16 December 08 | Chad W. Post | Comments [1]

For the next several weeks we’ll be highlighting a book-a-day from the 25-title Best Translated Book of 2008 fiction longlist, leading up to the announcement of the 10 finalists. Click here for all previous write-ups.



2666 by Roberto Bolano, translated from the Spanish by Natasha Wimmer. (Chile, FSG)

What more is there to say about 2666? Earlier this year I claimed it was the “big book at BEA,” I also have told various people that it is one of the greatest books to be published during my reading lifetime. It’s gotten a ton of review attention, and was the only non-Knopf book to make the New York Times Top 10 Books of 2008 list. It’s big, it’s available as a three-volume paperback and in hardcover, it’s ambitious, it’s five novels in one, and it’s on our longlist.

A simple Google search will bring you more reviews and descriptions of the book than you care to read, despite the fact that this isn’t an easy book to talk about or review. (In terms of Best Translated Book panelists, both Michael Orthofer and Scott Esposito have reviewed this.) Each of the five sections is very distinct, although they link together in a sort of mind-blowing fashion. And at the center of the novel are the disturbing Ciudad Juarez murders. From the “Note to the First Edition”:

In one of his many notes for 2666, Bolano indicates the existence in the work of a “hidden center,” concealed beneath what might be considered the novel’s “physical center.” There is reason to think that this physical center is the city of Santa Teresa, faithful reflection of Ciudad Juarez, on the Mexican-U.S. border. There the five parts of the novel ultimately converge; there the crimes are committed that comprise its spectacular backdrop (and that are said by one of the novel’s characters to contain “the secret of the world”). As for the “hidden center” . . . , might it not represent 2666 itself, the date upon which the whole novel rests? [. . .]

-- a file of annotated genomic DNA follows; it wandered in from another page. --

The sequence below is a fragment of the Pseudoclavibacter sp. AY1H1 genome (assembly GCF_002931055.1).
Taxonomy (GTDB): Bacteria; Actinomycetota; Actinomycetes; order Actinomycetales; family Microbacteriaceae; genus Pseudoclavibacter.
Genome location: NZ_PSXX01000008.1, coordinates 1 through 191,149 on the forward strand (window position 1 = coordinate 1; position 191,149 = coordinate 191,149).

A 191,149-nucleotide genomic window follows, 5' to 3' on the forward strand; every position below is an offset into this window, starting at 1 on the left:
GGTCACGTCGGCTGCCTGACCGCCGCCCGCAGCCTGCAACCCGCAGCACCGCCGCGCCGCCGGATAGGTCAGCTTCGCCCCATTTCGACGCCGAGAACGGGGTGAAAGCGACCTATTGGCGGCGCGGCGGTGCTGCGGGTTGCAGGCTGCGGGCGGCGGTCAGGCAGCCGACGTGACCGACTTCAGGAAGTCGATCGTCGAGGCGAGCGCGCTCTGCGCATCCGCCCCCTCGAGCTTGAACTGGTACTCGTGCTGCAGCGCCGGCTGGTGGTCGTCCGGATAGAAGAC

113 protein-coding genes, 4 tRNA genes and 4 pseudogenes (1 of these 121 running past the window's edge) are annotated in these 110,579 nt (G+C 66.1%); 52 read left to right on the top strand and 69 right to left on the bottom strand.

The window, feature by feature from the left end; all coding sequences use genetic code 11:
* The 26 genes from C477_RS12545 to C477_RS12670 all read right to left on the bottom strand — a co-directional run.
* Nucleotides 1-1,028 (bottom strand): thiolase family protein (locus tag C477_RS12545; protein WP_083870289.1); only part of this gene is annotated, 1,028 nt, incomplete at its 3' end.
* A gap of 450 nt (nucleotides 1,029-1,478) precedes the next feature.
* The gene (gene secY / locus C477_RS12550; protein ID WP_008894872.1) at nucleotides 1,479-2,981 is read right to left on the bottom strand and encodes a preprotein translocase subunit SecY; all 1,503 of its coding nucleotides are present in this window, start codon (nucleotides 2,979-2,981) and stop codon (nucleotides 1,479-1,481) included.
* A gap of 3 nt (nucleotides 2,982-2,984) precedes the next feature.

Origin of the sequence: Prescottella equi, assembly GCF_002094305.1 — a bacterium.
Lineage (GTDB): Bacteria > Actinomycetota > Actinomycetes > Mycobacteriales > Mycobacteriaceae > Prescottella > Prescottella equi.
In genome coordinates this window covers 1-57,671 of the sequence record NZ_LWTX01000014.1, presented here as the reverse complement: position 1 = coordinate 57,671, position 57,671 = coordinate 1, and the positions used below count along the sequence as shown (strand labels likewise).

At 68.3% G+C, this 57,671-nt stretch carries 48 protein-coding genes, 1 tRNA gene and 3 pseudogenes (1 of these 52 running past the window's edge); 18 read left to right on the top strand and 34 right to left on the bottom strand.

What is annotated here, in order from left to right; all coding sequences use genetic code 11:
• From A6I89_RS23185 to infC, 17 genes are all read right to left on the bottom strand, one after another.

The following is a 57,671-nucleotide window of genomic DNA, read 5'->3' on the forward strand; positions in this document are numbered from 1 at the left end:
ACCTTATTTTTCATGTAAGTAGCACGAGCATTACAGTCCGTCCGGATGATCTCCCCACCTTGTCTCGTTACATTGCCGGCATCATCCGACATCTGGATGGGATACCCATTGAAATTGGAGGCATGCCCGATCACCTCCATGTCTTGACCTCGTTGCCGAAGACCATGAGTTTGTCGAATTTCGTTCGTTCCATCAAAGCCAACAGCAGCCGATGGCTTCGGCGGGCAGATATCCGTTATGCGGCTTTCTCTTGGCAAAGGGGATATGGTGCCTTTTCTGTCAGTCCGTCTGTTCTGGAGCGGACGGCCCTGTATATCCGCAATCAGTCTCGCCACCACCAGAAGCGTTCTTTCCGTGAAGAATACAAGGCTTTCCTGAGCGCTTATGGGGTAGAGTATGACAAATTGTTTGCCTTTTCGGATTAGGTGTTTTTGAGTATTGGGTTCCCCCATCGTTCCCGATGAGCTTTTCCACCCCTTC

A final observation is perhaps in order here. Among Bolano’s notes for 2666 there appears the single line: “The narrator of 2666 is Arturo Bolano.” And elsewhere Bolano adds, with the indication “for the end of _2666_“: “And that’s it, friends. I’ve done it all, I’ve lived it all. If I had the strength, I’d cry. Farewell to you all, Arturo Bolano.”

Earlier this month, Words Without Borders hosted a special event at Idlewild books with Natasha Wimmer (the translator of 2666) and novelist Francisco Goldman (who, I believe, was the first person to turn Barbara Epler of New Directions onto Bolano). Sounds like the event was spectacular, at least according to these two write-ups:

I think I could have listened to Francisco Goldman tell stories all night long, despite the heat raditating from over a hundred of us standing, eager Bolaño fans at Idlewild Bookstore Thursday night. While Goldman and Bolaño had never met – indeed, Goldman had not read Bolaño until shortly after his death – he effused passion for the subject of the night’s talk and channeled their many mutual friends and admirers for a surprisingly intimate look an author who is taking on the near mythical status he’s had for some time now outside of the U.S. [From Bud Parr’s report for Words Without Borders

And, one of the most important details from Scott Bryan Wilson’s write up at Conversational Reading

Goldman pronounced the title “Two-six-six-six,” perhaps emphasizing the Number of the Beast association, while Wimmer opted for the lengthier but seemingly more correct “Twenty-six-sixty-six.